Apart from being thick with love stories, the Korean drama Start-Up also presents about career life to the struggle process of the characters in starting a startup company.
The struggle started with looking for capital, offering ideas to marketing their products so they could compete in the midst of intense competition for startup businesses that are mushrooming in South Korea.
Although starting from a mere fictional story, there are also several aspects in this drama that are inspired by events in real life.
Here are some facts in the story of the Korean drama Start-Up:
The Start-Up drama presents the struggles of Seo Dal-mi, Nam Do-san, and Wo In-jae in developing their startup business so that they qualify for entry into SANDBOX, a kind of Silicon Valley of South Korea.
SANDBOX is described as a prestigious location for aspiring entrepreneurs to get free mentoring, investors, and offices to grow their startups.
But in fact, there is no such institution as heaven for South Korean startups. SANDBOX location set from the outside and inside is done in a number of places in South Korea.
One example is the room when Dal-mi was present at the SANDBOX seminar in the first episode which was held at Robot Land, Incheon.
Meanwhile, the outside of SANDBOX, which was seen when the players crossed the bridge, was taken at Nodeul Island, Seoul. The production crew changed the building a bit by adding the SANDBOX logo on top.
Then a scene showing the front of SANDBOX was shot at the Oil Tank Culture Park in Mapo-gu, Seoul. This place is a park and cultural complex that was once an oil depot.
Korean Government Support
In one of the scenes in the initial episode of Start-Up, Nam Do-san looks at a news clipping containing the support of the South Korean government in developing startup businesses.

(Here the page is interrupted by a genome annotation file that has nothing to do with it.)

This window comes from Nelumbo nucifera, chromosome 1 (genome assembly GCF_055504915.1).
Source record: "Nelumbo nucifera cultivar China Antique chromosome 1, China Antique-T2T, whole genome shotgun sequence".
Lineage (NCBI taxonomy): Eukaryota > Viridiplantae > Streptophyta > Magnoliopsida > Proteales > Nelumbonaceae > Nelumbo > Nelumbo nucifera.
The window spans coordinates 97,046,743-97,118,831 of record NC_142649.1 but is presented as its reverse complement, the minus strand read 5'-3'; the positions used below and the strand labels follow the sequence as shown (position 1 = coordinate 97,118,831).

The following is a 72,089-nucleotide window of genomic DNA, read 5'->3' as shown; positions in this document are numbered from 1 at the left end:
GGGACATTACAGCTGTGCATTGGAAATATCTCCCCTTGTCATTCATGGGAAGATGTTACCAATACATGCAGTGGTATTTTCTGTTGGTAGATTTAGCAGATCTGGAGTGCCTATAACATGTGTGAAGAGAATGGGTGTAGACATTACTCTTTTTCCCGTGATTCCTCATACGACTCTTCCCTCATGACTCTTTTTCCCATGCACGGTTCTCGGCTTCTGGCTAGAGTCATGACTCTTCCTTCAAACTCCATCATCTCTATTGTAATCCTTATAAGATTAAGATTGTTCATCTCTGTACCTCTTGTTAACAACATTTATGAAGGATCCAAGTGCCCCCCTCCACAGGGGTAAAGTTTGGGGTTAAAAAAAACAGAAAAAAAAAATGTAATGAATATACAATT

The clippings are true. Launching Tech in Asia, based on the records of the Korea-Trade Investment Agency (KOTRA), the South Korean government has injected funds of 1 trillion won or IDR 13 trillion for startup development.
On the other hand, the South Korean government has also implemented supportive fiscal policies, such as reducing investment income taxes and tax exemptions, as well as nourishing the startup ecosystem.
Although starting from a fictional story, there are several aspects in the Start-Up drama that are inspired by events in real life.
Meanwhile SeoulZ said, in addition to injecting funds, several South Korean ministries also launched programs to recruit startups from millennial circles who are prepared to become partners.
One of them is the Ministry of SMEs and Startups of South Korea (Ministry of SMEs and Startups) which oversees The Korea Institute of Startup and Entrepreneurship Development program.
The program focuses on helping startups secure investment, protecting technology, and helping develop prototypes.
Furthermore, the South Korean Ministry of Science and ICT is ready to spend up to US $ 20 billion on research and development for startups engaged in AI, biotechnology, 5G networks and space technology.